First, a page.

[¶6] Before the mediation took place, the Association requested to collectively bargain a successor contract between it and the School Board because the parties' existing contract was set to expire in August 2014. During the negotiations for the successor contract, the parties agreed on uniform working hours for teachers throughout the district, taking into account the different schedules that resulted from the system of single bus runs. The successor contract, which covered the period from September 1, 2014, to August 31, 2017, was signed on April 1, 2014.

         [¶7] The parties engaged in mediation sessions regarding the impact bargaining matter on April 8 and May 7, 2014, but failed to come to an agreement. On July 3, 2014, the Association filed a request for fact-finding with the MLRB and the School Board. The Executive Director of the MLRB requested that the parties select their representatives for a fact-finding panel, but only the Association responded to this request. In October 2014, the School Board communicated to the Association and the MLRB that it was unwilling to participate in fact-finding for the impact bargaining matter. In January 2015, the Executive Director of the MLRB informed the parties that, in light of the School Board's October letter, he would not schedule a fact-finding proceeding.

         [¶8] Pursuant to the Municipal Public Employees Labor Relations Law (MPELRL), the Association filed a prohibited practice complaint with the MLRB against the School Board, see 26 M.R.S. § 968(5) (2017), alleging that the School Board violated 26 M.R.S. § 964(1)(E) (2017) and § 965(1) when it refused to participate in mediation and fact-finding procedures with respect to the effect of the new bus system. In its answer, the School Board raised a number of defenses, including that the Association failed to provide the School Board with notice "at least 120 days before the conclusion of the current fiscal operating budget" that it intended to negotiate matters involving the appropriation of money during the impact bargaining sessions, as required by 26 M.R.S. §965(1).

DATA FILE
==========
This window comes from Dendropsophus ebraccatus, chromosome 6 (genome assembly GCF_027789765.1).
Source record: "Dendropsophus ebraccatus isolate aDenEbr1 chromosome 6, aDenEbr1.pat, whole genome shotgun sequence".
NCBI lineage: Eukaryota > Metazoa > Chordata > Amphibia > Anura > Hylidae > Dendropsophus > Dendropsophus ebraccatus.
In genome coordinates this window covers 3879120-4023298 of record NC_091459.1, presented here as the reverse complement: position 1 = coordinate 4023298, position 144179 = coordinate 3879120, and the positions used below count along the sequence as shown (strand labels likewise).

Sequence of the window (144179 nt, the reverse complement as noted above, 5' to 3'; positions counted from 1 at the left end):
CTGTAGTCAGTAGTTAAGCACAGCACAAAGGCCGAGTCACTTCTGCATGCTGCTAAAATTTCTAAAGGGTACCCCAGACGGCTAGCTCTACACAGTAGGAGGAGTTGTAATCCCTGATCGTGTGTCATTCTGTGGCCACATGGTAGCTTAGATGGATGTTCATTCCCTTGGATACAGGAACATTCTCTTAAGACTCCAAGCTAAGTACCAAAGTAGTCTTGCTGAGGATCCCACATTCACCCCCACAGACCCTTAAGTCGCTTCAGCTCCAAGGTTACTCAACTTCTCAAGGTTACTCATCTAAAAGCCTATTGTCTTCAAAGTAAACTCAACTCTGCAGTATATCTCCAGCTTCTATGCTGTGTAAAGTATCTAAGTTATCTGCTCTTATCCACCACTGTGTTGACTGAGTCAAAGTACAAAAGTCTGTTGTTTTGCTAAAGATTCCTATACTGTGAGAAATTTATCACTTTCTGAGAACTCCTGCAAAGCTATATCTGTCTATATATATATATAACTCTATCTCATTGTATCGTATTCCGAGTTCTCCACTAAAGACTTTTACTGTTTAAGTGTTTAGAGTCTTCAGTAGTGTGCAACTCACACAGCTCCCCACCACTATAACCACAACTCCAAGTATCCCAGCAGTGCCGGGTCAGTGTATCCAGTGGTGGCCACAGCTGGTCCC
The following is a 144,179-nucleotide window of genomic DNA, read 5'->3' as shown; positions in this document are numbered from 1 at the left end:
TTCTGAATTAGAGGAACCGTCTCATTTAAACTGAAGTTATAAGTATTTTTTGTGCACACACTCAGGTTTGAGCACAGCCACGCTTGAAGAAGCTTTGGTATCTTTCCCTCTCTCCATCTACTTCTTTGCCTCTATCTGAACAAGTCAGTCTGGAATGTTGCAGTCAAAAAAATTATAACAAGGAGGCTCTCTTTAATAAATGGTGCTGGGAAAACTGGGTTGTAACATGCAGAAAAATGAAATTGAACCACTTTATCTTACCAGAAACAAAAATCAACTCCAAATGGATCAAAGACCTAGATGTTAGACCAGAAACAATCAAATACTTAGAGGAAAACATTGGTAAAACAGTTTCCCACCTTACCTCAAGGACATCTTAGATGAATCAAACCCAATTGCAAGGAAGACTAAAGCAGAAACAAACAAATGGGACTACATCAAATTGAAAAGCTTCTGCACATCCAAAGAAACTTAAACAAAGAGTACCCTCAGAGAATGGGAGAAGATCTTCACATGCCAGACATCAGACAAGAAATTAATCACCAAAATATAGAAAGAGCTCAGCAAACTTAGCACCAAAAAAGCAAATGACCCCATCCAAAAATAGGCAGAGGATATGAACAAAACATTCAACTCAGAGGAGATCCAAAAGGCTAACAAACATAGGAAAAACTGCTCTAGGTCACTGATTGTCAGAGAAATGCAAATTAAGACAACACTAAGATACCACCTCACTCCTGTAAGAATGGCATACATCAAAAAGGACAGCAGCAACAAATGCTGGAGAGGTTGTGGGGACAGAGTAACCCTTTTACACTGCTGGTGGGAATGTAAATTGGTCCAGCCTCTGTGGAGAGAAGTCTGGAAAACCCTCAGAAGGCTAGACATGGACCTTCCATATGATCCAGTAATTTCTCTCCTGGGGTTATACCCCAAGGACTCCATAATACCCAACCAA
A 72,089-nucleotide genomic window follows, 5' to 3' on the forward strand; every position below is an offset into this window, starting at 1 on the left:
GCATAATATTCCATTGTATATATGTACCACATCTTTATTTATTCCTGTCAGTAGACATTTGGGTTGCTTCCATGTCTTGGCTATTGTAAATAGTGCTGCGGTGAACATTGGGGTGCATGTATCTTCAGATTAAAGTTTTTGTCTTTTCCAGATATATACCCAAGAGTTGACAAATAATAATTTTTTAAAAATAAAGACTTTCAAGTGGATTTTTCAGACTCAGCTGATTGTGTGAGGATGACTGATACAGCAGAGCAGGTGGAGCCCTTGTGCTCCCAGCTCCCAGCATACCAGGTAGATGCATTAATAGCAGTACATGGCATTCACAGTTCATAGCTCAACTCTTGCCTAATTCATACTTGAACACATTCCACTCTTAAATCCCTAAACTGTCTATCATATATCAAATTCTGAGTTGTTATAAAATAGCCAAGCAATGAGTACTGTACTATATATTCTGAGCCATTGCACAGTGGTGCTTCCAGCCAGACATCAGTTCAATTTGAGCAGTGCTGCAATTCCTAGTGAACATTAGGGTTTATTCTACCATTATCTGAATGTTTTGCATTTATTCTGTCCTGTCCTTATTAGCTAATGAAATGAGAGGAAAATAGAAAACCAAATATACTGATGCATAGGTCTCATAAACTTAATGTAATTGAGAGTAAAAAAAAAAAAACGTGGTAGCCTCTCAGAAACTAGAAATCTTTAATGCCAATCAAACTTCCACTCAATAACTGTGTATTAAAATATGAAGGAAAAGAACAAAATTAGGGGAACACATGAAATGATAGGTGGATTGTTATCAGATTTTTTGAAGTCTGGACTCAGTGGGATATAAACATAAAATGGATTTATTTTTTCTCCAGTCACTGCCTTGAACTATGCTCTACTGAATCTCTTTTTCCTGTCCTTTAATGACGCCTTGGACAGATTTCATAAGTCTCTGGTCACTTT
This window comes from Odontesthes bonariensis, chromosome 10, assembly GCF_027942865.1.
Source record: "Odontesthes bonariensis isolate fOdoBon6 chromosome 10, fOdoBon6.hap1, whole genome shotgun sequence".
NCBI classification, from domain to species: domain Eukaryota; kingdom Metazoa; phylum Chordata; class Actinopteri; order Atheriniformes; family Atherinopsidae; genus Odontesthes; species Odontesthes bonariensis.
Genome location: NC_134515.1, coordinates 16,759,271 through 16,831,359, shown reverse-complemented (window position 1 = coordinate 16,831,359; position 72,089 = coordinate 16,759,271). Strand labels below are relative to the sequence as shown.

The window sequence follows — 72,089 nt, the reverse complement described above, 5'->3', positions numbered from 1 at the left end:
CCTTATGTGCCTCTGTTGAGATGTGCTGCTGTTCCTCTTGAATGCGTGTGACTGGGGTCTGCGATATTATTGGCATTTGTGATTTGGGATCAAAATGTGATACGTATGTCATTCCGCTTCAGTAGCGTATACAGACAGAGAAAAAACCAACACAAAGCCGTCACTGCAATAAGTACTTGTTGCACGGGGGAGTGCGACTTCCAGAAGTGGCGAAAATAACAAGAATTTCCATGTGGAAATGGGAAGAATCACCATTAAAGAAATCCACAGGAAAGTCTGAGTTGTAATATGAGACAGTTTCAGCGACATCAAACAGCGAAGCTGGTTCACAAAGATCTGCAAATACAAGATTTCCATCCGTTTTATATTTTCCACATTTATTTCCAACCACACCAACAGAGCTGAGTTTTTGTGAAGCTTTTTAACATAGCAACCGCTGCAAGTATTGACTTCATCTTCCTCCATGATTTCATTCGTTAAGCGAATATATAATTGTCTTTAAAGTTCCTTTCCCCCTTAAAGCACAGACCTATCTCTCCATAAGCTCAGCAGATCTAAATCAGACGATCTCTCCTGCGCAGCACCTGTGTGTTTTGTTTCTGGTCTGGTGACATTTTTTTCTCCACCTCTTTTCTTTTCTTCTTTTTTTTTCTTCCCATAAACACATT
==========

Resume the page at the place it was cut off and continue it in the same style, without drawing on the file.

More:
[¶9] In its decision, the MLRB rejected all of the School Board's affirmative defenses except for the alleged violation of the 120-day notice provision. The MLRB determined that the Association failed to comply with the 120-day requirement because aspects of the impact bargaining involved potential appropriations of money, and concluded that

the School Board was not legally obligated to bargain over matters requiring the appropriation of money. The failure of the Association to provide the 120-day notice had no impact, however, on the School Board's legal obligation to continue bargaining over non-monetary issues. Consequently, to the extent that the School Board has refused to participate in fact finding over non-monetary issues, it has violated §965(1)(E).[5]

         [¶10] Both parties appealed to the Superior Court pursuant to M.R. Civ. P. 80C and 26 M.R.S. § 968(5)(F) (2017). The School Board challenged the MLRB's conclusion that it violated 26 M.R.S. § 964(1)(E) and § 965(1) by failing to participate in fact-finding concerning the impact of the new busing system. The Association challenged the MLRB's determination that it was required to provide a ...